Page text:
I was recently on one of my casting call networking tears and came across an artist who does amazing book covers. Actually, he does a lot of ridiculously beautiful photorealistic art for a lot of different industries, but the work that caught my attention was his pulpy, gritty, sci-fi book covers--they brought me back to my youth and my addiction to hard-boiled cyberpunk fiction.
Anyway, I leave him a nice note on his page saying I love his work and continue on my networking quest. I don't expect anything to come from it--I simply wanted to leave an honest compliment.
I certainly didn't think he'd want to use me for one his covers. Turns out I was wrong.
I get a very nice message back telling me he likes my look and we should work together some time. I jump at the chance, but assume "some time" is somewhere in the distant future. Action heroes tend to be taller, and have better hair than me.
A week later I'm in his studio posing for the cover of an upcoming sci-fi crime book.
The process went something like this: he had already crafted the cityscape the character would be standing in front of, and had even taken the body shots on another subject to get the pose right. But he needed the right face. A stubbly, shaved-headed thug. And so, in front of a simple backdrop, he took a couple hundred photos of me making a variety of faces looking at different points in the sky.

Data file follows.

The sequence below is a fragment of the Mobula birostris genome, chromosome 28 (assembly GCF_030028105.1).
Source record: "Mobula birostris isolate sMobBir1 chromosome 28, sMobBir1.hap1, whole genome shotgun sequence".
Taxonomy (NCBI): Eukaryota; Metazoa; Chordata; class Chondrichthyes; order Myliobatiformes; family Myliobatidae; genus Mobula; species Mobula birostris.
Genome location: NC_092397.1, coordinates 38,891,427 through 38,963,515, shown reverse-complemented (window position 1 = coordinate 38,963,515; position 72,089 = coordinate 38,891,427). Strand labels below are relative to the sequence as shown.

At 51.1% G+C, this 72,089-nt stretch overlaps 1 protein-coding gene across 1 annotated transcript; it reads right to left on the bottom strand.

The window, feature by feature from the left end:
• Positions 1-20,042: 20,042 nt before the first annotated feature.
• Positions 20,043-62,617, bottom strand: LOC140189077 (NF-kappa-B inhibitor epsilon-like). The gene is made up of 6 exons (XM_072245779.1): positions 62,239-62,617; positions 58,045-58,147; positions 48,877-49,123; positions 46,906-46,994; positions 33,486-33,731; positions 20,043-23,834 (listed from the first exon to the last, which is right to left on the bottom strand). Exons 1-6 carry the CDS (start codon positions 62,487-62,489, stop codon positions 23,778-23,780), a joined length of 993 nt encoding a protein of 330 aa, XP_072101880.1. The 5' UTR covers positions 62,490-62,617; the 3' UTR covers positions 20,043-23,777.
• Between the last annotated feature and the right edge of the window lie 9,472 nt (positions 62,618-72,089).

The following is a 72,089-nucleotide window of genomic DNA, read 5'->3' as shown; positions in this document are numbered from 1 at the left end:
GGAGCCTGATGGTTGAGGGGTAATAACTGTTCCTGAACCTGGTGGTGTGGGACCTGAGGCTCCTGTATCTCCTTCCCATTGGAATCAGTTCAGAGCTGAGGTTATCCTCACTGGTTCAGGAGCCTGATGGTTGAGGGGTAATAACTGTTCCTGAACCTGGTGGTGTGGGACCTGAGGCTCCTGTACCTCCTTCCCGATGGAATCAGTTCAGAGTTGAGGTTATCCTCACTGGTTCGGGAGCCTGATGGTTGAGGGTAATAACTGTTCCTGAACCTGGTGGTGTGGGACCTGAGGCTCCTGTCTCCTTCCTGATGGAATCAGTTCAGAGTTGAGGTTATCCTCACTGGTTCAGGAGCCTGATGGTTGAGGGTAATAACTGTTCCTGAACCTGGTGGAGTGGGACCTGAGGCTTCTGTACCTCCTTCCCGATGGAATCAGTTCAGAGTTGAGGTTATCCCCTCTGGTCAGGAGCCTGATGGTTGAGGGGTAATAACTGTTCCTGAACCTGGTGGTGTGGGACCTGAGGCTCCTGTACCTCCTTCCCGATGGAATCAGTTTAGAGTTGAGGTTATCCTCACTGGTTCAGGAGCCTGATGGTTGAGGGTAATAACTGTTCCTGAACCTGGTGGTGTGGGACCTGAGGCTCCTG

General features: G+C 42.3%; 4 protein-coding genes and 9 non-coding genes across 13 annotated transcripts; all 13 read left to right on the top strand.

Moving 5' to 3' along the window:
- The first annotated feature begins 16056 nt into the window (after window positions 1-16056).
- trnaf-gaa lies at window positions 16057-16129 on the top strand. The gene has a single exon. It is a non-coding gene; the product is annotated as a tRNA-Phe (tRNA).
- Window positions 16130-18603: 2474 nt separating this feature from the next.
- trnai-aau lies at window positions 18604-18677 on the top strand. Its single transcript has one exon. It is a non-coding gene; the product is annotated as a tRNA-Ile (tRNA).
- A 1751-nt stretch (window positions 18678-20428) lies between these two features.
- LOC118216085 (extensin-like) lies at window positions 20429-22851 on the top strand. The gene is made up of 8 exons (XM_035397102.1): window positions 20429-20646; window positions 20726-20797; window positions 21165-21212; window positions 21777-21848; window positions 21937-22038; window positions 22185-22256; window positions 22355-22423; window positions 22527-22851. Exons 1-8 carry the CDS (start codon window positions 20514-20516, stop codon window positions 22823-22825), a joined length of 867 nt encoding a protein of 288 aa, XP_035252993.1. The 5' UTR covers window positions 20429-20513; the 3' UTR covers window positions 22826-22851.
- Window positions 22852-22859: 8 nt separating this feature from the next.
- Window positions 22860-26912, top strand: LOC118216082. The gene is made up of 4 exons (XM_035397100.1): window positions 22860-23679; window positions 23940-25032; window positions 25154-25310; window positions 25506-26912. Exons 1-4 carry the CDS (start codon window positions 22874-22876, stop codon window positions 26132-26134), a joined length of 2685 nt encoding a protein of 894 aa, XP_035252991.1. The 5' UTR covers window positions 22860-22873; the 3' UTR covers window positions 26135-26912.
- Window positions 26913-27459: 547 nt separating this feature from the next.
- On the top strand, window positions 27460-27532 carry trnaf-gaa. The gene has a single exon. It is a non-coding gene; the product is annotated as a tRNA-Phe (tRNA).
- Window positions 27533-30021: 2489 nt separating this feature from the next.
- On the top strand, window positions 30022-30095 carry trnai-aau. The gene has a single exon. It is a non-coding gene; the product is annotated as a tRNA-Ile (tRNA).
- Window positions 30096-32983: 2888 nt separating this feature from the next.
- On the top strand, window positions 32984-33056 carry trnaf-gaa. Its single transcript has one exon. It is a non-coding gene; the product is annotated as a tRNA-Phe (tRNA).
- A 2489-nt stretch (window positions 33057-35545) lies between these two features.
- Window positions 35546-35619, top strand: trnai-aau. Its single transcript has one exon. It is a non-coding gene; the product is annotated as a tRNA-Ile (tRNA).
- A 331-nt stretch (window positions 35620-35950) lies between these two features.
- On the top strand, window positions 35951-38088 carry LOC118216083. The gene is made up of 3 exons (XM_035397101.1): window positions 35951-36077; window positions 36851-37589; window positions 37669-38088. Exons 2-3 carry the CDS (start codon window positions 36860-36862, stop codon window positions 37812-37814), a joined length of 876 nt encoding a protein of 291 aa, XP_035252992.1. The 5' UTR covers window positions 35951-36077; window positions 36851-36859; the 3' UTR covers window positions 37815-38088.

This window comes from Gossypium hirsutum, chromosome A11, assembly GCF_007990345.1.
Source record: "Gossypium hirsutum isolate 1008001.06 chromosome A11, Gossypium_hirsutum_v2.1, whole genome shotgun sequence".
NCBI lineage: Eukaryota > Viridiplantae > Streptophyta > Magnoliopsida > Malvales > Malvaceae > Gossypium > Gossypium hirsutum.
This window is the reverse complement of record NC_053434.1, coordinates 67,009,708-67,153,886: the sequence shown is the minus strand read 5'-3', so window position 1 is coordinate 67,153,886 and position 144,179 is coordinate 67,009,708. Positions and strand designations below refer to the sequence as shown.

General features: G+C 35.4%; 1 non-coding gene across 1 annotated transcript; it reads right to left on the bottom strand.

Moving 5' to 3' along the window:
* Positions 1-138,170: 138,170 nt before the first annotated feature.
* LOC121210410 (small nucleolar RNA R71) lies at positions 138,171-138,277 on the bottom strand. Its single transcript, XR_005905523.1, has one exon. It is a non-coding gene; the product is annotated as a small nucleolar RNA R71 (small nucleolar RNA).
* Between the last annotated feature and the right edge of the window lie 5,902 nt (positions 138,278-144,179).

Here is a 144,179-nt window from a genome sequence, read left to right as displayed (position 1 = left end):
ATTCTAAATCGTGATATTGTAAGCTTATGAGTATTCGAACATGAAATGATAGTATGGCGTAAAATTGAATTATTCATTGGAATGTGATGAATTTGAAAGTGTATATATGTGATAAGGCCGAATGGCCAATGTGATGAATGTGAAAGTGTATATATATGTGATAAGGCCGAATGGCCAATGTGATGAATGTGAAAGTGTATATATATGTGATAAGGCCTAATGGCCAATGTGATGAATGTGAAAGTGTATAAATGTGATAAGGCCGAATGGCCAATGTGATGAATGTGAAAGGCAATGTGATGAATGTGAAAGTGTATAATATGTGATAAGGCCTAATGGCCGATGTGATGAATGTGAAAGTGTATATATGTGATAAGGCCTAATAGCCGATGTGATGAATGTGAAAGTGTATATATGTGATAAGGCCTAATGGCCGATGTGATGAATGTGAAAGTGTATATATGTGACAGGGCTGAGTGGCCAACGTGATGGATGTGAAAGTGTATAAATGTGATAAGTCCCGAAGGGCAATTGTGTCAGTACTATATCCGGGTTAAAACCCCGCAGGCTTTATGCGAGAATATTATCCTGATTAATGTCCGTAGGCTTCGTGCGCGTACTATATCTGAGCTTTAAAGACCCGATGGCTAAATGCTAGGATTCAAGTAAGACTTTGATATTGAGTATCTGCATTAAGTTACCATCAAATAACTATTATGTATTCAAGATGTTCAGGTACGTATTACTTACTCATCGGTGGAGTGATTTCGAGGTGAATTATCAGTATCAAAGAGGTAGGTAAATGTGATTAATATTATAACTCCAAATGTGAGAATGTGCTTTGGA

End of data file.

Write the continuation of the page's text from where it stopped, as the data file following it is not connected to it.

A week after that, my head is on someone else's body, pulling a laser pistol from a hidden holster, ready to launch into action.
As a side note, I have to admit, I geeked out during the shoot. I try to keep my inner nerd under control, but deep down I'm still a geek for sci-fi, and this gentleman has done some remarkable--in fact, you might even call it iconic--work over the years, some of which I recognized on set. I was a strange combination of awed and intimidated. I wanted to hang out and hear about how all the different projects were created. Instead, I have to admit, I actually found myself clamming up. I didn't want to look stupid in front of someone whose work I admired this much.
I really couldn't believe I was being paid to be there. And the best part is, those headshots could potentially be used in the future for other images, so my mug could end up on the moon, or in a post-apocalyptic wasteland, or a pristine alternate future
So this is how I ended up on my first book cover. As a lifelong writer, I always figured I'd end up on a book cover with my name as the author, not as a model in a leather jacket, trying to save the day. And as much as I look forward to my own book coming out later this year... I'd say this is quite nearly an equal thrill.
The book can be found for sale on the Simon & Schuster website, or on Amazon.